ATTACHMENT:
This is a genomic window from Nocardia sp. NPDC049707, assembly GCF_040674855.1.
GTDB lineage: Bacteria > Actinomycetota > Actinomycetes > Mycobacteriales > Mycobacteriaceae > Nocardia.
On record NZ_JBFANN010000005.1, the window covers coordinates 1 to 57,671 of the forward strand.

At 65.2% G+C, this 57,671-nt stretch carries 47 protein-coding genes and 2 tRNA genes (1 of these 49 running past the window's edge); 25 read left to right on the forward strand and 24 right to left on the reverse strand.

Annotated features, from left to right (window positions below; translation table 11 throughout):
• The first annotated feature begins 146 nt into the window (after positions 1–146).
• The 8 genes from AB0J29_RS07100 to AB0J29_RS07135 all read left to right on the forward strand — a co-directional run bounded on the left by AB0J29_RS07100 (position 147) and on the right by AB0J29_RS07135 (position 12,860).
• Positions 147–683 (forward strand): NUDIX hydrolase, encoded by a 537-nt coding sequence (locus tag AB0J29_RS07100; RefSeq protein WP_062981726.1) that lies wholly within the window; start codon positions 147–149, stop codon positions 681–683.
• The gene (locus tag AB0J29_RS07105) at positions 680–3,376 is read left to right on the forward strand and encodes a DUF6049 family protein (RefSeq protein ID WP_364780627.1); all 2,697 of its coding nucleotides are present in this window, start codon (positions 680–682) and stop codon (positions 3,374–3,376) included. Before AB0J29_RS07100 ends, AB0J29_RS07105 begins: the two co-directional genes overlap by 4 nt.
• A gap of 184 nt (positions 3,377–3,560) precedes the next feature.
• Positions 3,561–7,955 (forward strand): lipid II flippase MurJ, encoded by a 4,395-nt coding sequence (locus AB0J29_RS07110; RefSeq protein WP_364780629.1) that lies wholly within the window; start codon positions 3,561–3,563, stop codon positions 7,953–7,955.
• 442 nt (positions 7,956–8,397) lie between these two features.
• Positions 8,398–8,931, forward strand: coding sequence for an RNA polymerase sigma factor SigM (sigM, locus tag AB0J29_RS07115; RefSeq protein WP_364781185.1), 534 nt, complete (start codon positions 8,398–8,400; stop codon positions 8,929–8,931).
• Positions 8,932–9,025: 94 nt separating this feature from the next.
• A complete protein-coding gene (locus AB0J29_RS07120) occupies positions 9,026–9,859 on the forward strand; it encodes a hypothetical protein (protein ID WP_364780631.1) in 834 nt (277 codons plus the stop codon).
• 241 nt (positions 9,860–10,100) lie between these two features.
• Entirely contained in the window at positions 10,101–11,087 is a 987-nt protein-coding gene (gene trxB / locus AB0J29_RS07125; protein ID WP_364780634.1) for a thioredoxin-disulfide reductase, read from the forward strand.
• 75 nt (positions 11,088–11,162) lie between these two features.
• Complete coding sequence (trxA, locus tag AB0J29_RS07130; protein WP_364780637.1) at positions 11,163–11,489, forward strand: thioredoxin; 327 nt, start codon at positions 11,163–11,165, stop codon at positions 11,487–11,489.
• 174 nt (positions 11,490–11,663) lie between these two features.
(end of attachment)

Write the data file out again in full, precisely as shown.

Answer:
This is a genomic window from Nocardia sp. NPDC049707, assembly GCF_040674855.1.
GTDB lineage: Bacteria > Actinomycetota > Actinomycetes > Mycobacteriales > Mycobacteriaceae > Nocardia.
On record NZ_JBFANN010000005.1, the window covers coordinates 1 to 57,671 of the forward strand.

At 65.2% G+C, this 57,671-nt stretch carries 47 protein-coding genes and 2 tRNA genes (1 of these 49 running past the window's edge); 25 read left to right on the forward strand and 24 right to left on the reverse strand.

Annotated features, from left to right (window positions below; translation table 11 throughout):
• The first annotated feature begins 146 nt into the window (after positions 1–146).
• The 8 genes from AB0J29_RS07100 to AB0J29_RS07135 all read left to right on the forward strand — a co-directional run bounded on the left by AB0J29_RS07100 (position 147) and on the right by AB0J29_RS07135 (position 12,860).
• Positions 147–683 (forward strand): NUDIX hydrolase, encoded by a 537-nt coding sequence (locus tag AB0J29_RS07100; RefSeq protein WP_062981726.1) that lies wholly within the window; start codon positions 147–149, stop codon positions 681–683.
• The gene (locus tag AB0J29_RS07105) at positions 680–3,376 is read left to right on the forward strand and encodes a DUF6049 family protein (RefSeq protein ID WP_364780627.1); all 2,697 of its coding nucleotides are present in this window, start codon (positions 680–682) and stop codon (positions 3,374–3,376) included. Before AB0J29_RS07100 ends, AB0J29_RS07105 begins: the two co-directional genes overlap by 4 nt.
• A gap of 184 nt (positions 3,377–3,560) precedes the next feature.
• Positions 3,561–7,955 (forward strand): lipid II flippase MurJ, encoded by a 4,395-nt coding sequence (locus AB0J29_RS07110; RefSeq protein WP_364780629.1) that lies wholly within the window; start codon positions 3,561–3,563, stop codon positions 7,953–7,955.
• 442 nt (positions 7,956–8,397) lie between these two features.
• Positions 8,398–8,931, forward strand: coding sequence for an RNA polymerase sigma factor SigM (sigM, locus tag AB0J29_RS07115; RefSeq protein WP_364781185.1), 534 nt, complete (start codon positions 8,398–8,400; stop codon positions 8,929–8,931).
• Positions 8,932–9,025: 94 nt separating this feature from the next.
• A complete protein-coding gene (locus AB0J29_RS07120) occupies positions 9,026–9,859 on the forward strand; it encodes a hypothetical protein (protein ID WP_364780631.1) in 834 nt (277 codons plus the stop codon).
• 241 nt (positions 9,860–10,100) lie between these two features.
• Entirely contained in the window at positions 10,101–11,087 is a 987-nt protein-coding gene (gene trxB / locus AB0J29_RS07125; protein ID WP_364780634.1) for a thioredoxin-disulfide reductase, read from the forward strand.
• 75 nt (positions 11,088–11,162) lie between these two features.
• Complete coding sequence (trxA, locus tag AB0J29_RS07130; protein WP_364780637.1) at positions 11,163–11,489, forward strand: thioredoxin; 327 nt, start codon at positions 11,163–11,165, stop codon at positions 11,487–11,489.
• 174 nt (positions 11,490–11,663) lie between these two features.